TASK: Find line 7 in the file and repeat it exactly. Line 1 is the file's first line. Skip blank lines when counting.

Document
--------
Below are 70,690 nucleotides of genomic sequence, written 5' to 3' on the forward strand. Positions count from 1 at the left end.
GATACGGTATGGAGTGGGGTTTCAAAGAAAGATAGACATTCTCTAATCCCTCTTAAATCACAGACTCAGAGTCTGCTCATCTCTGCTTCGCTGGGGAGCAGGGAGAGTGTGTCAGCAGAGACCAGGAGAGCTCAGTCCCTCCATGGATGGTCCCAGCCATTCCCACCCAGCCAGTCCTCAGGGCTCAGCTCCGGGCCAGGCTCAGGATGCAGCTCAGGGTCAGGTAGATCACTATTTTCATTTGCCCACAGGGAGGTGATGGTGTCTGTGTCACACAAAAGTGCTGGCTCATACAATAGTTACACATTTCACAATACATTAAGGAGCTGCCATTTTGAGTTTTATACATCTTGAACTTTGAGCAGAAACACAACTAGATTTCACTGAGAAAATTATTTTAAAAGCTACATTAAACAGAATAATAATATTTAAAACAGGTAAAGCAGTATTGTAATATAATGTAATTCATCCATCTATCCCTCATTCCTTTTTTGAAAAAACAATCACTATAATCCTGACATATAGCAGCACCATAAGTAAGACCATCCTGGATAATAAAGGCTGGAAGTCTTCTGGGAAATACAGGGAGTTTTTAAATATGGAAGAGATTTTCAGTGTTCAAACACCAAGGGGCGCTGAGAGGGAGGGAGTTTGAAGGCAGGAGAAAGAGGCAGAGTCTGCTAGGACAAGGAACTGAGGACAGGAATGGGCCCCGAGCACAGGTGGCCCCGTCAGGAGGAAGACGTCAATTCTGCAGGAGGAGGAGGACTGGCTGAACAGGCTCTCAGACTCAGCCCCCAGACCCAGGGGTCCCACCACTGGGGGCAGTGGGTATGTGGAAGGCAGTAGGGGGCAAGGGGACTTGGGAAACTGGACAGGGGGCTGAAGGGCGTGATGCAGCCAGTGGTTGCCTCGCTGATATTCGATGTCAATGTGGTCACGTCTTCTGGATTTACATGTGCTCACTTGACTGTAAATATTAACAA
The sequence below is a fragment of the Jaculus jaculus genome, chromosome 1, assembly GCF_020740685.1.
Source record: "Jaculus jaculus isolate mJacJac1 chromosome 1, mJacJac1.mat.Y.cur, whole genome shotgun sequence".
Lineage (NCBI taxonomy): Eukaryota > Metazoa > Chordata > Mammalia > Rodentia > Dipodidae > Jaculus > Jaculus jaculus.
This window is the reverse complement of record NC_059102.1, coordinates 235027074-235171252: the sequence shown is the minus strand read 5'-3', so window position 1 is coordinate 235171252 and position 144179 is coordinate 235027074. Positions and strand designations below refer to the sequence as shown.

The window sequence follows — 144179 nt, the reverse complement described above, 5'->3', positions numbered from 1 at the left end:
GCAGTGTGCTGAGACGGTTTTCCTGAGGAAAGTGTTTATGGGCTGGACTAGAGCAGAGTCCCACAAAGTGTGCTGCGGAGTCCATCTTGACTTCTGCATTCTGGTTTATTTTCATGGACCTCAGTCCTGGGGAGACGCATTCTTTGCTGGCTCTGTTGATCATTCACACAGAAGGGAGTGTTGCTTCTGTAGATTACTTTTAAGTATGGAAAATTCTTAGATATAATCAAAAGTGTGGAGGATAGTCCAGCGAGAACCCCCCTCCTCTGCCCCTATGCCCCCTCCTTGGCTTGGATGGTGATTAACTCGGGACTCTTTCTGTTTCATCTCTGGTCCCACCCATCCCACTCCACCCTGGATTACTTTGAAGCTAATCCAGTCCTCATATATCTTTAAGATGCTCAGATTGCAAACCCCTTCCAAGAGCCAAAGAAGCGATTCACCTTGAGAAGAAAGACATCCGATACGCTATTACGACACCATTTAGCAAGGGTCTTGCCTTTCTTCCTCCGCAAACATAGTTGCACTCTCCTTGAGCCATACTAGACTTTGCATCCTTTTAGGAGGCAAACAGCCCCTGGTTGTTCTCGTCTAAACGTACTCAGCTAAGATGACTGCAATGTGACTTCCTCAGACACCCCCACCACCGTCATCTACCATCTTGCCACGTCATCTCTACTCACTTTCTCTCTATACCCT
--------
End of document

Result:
The window sequence follows — 144179 nt, the reverse complement described above, 5'->3', positions numbered from 1 at the left end: